Japan could face vaccine crunch as it nears Olympics start
Some Japanese municipalities have stopped taking vaccination reservations due to short supplies from the central government, possibly slowing inoculations nationwide just weeks before Tokyo hosts the Olympics.
Osaka City — part of Japan’s second largest metropolitan area — will suspend reservations for first-time vaccinations on July 12 because of a lack of clarity on supply from the government, Mayor Ichiro Matsui said Friday in Tokyo after meeting Prime Minister Yoshihide Suga. The city of Chiba, just east of Tokyo, said it would suspend new appointments starting Friday, while a handful of other areas have stopped taking new reservations or pushed back plans to open access to people below the age of 65, according to Jiji Press.
Japan’s vaccination drive has picked up speed after getting off to a slow start but will be nowhere reaching the bulk of the population before the country hosts the Olympics. Any slowdown in vaccinations puts pressure on Suga’s government as it tries hold the global sports spectacle during a pandemic and tamp down on a worrying spike in infections in Tokyo ahead of the July 23 opening ceremony.
“It is the issue of maldistribution rather than a shortage,” said Kenji Shibuya, a former World Health Organization adviser now in charge of overseeing vaccinations in Soma, Fukushima in northern Japan. Shibuya said the city has secured enough doses for its population of around 34,000 and plans on finishing inoculations in mid-July.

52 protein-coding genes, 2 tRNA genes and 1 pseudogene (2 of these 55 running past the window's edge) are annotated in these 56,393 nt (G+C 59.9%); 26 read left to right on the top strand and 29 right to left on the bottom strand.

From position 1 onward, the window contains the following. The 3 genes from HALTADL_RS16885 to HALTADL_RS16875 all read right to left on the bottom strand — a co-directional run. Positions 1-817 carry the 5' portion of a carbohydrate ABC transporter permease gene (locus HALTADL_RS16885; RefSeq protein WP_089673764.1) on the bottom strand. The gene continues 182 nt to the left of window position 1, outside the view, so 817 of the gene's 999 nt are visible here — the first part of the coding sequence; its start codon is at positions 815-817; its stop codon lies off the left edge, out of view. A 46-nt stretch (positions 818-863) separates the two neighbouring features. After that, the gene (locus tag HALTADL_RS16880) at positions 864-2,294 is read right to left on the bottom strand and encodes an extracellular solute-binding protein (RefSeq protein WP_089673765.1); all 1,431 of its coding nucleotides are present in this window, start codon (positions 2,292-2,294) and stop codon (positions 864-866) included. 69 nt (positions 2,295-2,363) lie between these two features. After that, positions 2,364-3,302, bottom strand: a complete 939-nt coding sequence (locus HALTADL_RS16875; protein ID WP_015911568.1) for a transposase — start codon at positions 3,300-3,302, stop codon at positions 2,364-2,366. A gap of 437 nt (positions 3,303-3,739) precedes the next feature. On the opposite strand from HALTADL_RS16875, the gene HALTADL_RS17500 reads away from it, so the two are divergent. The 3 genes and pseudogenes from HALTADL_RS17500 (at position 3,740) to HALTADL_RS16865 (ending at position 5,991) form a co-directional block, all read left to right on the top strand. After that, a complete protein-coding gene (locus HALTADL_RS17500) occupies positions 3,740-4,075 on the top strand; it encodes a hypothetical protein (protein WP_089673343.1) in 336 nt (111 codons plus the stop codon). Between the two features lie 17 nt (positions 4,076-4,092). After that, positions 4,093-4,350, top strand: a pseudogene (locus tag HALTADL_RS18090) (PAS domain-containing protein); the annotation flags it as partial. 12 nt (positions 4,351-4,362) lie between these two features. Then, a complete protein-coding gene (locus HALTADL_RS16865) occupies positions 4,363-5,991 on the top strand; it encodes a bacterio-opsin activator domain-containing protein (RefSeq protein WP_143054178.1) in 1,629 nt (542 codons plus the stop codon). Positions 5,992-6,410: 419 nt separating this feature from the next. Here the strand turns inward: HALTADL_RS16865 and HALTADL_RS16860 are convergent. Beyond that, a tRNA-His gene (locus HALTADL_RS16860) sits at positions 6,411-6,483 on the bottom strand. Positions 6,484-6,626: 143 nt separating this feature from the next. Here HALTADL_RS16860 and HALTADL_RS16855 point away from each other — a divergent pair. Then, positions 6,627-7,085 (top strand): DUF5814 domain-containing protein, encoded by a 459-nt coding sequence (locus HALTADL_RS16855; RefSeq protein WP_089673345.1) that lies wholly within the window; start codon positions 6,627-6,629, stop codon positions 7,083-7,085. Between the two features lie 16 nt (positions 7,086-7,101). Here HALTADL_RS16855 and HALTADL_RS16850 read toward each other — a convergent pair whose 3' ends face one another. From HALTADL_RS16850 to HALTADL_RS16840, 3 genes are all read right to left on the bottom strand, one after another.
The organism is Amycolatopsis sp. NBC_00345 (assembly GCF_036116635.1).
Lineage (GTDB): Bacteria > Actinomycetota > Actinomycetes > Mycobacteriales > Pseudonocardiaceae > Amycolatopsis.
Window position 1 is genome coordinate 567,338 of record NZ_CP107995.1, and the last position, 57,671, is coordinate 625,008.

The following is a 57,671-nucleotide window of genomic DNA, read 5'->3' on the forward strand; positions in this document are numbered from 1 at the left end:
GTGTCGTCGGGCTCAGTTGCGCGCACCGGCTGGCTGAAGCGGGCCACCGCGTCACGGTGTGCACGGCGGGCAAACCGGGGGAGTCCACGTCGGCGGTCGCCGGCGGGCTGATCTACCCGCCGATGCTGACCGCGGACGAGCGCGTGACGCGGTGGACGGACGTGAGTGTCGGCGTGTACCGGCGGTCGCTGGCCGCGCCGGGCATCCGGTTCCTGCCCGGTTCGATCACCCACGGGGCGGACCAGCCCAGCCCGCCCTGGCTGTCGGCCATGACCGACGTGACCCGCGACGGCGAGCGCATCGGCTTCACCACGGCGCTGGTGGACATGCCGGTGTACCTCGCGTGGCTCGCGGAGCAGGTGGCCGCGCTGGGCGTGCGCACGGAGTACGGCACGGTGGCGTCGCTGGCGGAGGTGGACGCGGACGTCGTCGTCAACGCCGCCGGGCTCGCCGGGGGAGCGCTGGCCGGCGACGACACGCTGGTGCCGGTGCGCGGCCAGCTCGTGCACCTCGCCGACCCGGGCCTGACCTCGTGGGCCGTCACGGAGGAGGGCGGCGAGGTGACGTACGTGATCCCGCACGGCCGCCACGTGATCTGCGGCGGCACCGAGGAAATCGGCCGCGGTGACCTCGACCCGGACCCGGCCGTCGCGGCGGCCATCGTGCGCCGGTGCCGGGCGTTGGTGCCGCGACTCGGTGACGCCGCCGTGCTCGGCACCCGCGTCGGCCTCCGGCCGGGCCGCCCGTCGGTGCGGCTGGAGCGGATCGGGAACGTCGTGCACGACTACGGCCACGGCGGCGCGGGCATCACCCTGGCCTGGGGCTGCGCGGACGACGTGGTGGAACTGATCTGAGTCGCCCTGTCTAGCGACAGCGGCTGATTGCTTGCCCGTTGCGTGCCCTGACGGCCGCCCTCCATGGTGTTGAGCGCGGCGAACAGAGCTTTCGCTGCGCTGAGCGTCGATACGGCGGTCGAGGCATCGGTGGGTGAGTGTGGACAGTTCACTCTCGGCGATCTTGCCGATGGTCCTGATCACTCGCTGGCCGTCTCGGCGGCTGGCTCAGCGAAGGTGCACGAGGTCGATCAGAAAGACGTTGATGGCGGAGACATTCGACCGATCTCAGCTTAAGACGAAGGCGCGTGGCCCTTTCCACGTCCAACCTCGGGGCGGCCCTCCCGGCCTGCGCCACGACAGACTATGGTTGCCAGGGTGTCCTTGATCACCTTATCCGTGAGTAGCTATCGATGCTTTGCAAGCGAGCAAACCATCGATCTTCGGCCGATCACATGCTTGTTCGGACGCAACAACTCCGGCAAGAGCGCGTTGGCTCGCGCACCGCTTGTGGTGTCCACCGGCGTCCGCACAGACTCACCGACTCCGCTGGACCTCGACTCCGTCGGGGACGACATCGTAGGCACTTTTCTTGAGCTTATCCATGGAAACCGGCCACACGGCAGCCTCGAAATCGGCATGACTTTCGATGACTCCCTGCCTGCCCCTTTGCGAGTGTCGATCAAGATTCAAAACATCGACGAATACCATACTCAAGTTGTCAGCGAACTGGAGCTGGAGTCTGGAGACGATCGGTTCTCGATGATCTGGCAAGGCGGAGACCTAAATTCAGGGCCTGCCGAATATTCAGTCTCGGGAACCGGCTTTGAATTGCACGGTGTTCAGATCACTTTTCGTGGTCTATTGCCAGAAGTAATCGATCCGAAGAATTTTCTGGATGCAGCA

When asked about the situation in Osaka, Katsunobu Kato, the government’s top spokesman, told reporters Friday they were continuing with plans to provide advance information on vaccine distribution plans as quickly as possible.
In recent days, Suga and other top officials have reminded the public that holding the Olympics without spectators remains an option.
Japan is mainly using imported Pfizer Inc. and BioNTech SE vaccines and inoculations are mostly carried out by local governments. Municipalities design inoculation plans for residents, and put in requests with the central government for the expected amount of vaccine. The central government, which holds the supply, then distributes the doses.
The country has administered more than a million daily shots for several days in June but only about 12% of Japan’s population is fully vaccinated — the lowest among its Group of Seven peers, which have full-vaccination rates of between 31% to 50% of the population.
Japan is racing to fully vaccinate around 36 million of its residents over the age of 65 before the end of July. The Olympics have fueled worries of potential virus spread due to more people moving around domestically to watch the games, and tens of thousands of participants coming in from overseas.
Health Minister Norihisa Tamura said in late June it was possible some municipalities were stockpiling vaccines, adding more careful calculations of requested vaccine doses were needed for more efficient distribution, according to the Nikkei newspaper.
The National Governors’ Association said in a statement June 19 the supply of Pfizer shots to local governments would greatly decrease in July and called for the central government to give more concrete information on deliveries to municipalities so the vaccination program can continue smoothly.